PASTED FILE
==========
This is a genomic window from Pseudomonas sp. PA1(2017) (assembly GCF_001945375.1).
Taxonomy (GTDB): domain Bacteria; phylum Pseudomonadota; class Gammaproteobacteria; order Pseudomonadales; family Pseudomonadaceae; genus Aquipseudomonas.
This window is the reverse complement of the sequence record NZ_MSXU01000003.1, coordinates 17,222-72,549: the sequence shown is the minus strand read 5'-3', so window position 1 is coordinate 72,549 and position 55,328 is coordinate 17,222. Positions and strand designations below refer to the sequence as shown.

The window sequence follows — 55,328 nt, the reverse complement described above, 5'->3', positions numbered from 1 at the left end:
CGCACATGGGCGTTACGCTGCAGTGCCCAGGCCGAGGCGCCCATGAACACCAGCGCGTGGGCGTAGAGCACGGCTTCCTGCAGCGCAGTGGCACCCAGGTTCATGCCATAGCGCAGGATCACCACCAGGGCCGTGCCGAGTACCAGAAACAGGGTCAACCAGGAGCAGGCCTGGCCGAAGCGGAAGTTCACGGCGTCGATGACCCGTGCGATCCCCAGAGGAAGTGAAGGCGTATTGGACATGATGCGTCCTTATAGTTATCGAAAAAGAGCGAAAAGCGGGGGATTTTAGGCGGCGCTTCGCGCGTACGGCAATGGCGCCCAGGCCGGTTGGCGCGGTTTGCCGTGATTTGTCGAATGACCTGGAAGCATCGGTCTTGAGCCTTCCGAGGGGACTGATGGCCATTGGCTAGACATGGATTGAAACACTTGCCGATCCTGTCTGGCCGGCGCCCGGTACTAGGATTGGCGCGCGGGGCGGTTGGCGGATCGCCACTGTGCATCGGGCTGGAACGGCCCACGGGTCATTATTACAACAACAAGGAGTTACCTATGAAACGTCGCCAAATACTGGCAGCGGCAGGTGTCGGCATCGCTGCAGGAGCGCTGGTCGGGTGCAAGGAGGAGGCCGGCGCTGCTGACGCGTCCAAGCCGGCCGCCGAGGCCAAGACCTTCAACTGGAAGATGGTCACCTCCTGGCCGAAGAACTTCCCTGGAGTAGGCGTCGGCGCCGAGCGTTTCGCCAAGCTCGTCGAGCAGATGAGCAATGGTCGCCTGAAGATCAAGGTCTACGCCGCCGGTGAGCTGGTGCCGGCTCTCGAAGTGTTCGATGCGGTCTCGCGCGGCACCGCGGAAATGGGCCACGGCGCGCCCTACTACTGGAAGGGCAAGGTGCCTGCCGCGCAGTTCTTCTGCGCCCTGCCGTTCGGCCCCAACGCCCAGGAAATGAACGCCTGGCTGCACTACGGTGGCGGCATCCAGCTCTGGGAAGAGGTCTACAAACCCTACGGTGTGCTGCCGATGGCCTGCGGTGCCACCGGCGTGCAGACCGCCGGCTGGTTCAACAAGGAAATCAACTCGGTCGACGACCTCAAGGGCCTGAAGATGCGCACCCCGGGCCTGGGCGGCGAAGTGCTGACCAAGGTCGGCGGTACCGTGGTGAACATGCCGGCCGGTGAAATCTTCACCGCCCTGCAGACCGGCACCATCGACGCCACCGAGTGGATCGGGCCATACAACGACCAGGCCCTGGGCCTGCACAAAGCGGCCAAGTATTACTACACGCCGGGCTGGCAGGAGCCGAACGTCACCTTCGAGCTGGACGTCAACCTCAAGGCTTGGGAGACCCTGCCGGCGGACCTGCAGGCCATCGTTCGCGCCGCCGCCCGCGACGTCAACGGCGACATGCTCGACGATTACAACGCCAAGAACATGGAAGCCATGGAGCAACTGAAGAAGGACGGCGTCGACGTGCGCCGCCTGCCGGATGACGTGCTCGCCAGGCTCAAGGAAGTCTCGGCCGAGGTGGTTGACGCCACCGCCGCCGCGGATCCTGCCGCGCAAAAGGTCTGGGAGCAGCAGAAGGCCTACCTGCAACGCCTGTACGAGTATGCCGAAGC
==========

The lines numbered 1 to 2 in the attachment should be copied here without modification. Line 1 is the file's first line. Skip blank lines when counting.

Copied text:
This is a genomic window from Pseudomonas sp. PA1(2017) (assembly GCF_001945375.1).
Taxonomy (GTDB): domain Bacteria; phylum Pseudomonadota; class Gammaproteobacteria; order Pseudomonadales; family Pseudomonadaceae; genus Aquipseudomonas.